“Apocalypse Now” had the famous line, “Never leave the boat.”

With me, it was “never leave the truck.”

If you left the truck with Daddy on a bear hunt, there was literally no telling where you’d wind up. You might be miles deep in the woods with no rendezvous set up. You might be near exhaustion with many miles already under your belt when he finally turned on a bear, and there was no turning back once that started.

Staying in the truck meant you’d at least have a ride home.

That option, though, also had its downsides.

Daddy was hard on trucks. More to the point, the country he took his trucks into was hard on trucks.

A broken axle was pretty much his signature pitch. Most of the time, though, the trucks were running – albeit with the rearview mirrors broken off and an electrical short or two.

In more extreme versions, he’d turn a truck into a National Transportation Safety Board exhibit. One year, we almost lost my friend, Geoff Cantrell, when the passenger door popped open on Rufus Ray curve.

Quite often the dashboard lights would short out. We’d be weaving through the Nantahala Gorge in predawn darkness and he’d pick up a flashlight to see how fast he was going.

He’s not checking to see if he was speeding. He knew good and well he was speeding. He was just mildly curious to see by how much.

“How much” makes an … exhilarating … difference in the Gorge.

Now, Daddy was a law-abiding man. But like most mountain people of his generation, he had little tolerance for rules that didn’t make any sense. If the speed limit sign said 25 and if you could go 45, you went 45. There were places to go and bears to kill.

It wasn’t his skirting the rules of the road that made him stand out, though.

It was his contempt for the rules of physics.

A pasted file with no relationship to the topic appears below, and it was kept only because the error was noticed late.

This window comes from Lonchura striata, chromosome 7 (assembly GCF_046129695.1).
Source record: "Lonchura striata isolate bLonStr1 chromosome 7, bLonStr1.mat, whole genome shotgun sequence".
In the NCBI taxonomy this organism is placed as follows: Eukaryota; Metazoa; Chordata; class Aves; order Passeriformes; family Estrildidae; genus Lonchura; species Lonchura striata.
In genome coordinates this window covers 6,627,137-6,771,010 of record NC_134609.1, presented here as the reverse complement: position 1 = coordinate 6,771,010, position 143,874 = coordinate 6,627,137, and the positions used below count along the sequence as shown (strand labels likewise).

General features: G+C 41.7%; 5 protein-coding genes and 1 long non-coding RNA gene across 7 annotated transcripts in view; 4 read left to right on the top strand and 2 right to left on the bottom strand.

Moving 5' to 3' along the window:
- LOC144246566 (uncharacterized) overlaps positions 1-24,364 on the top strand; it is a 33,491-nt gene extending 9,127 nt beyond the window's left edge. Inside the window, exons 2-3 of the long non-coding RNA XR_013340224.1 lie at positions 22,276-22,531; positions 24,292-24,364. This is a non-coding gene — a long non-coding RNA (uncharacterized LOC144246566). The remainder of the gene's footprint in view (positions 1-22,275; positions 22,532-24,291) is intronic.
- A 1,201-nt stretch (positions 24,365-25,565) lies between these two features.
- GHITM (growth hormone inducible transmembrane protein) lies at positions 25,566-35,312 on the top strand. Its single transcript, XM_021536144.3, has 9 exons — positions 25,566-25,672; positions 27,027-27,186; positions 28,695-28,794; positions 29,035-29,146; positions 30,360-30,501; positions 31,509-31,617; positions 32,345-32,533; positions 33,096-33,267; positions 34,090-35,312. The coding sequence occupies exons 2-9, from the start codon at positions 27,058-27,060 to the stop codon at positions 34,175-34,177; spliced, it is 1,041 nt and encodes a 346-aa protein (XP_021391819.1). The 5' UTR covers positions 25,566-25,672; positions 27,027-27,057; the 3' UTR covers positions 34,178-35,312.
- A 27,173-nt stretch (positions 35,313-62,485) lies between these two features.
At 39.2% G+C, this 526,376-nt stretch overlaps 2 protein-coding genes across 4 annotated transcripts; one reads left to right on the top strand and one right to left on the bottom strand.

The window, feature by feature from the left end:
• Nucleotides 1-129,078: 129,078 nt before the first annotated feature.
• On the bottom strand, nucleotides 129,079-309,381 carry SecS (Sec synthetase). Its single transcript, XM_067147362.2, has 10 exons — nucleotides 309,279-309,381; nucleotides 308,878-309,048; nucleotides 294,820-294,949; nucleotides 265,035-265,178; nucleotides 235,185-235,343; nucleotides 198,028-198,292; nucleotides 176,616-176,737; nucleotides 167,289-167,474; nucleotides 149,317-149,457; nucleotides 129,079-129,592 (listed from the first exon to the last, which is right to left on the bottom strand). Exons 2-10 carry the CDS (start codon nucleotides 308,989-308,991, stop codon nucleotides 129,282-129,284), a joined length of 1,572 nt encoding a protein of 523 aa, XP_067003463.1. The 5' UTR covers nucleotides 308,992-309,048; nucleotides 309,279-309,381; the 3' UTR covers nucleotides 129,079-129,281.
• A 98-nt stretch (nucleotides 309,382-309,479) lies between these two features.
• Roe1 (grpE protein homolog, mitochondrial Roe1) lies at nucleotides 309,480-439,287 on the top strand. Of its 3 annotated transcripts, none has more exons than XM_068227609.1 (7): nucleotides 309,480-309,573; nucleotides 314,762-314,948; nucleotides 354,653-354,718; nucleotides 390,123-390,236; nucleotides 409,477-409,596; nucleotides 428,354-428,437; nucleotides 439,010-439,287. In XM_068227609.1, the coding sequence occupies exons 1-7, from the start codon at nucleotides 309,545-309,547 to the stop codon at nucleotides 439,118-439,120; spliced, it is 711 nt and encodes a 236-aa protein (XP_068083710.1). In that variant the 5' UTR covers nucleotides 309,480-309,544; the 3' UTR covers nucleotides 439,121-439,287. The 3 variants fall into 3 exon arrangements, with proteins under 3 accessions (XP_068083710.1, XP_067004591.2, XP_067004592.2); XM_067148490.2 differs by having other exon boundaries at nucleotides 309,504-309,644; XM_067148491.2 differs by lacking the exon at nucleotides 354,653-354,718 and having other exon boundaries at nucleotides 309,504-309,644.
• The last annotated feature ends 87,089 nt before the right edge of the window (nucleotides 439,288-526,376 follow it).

In his later years, there were stories of hunters needing a ride after a long day in the woods who would hide in the bushes when they heard him coming. As he’d power-slide past their position, they’d reemerge, more than happy to just keep walking.

He had the size of a sapling he could run over on an overgrown trail without stalling the truck down to a science. He’d take a truck around, or over, any obstacle between himself and a bear.

Many times, he’d hit an old logging road that had been long abandoned and washed out to the point no one else would even consider giving it a try. From time to time the truck would be pretty much vertical. One time, I recall we’d gone so far over the right he was driving from the passenger seat, which was disturbing because:

a) I was still in it, and

b) He was only able to reach the pedals with his left foot, which is not an ideal operating plan when driving a straight shift.

Still, he always pulled it off. He’d go up a skid trail. He’d go up where someone had considered a skid trail and decided no, that’s too steep.

Actually, saying he always pulled it off is a bit of stretch.

When he didn’t … well, at least he helped keep America’s axle industry healthy.

(Next time: I leave truck. Life-choice questioning ensues.)

Jim Buchanan is special projects editor for The Sylva Herald.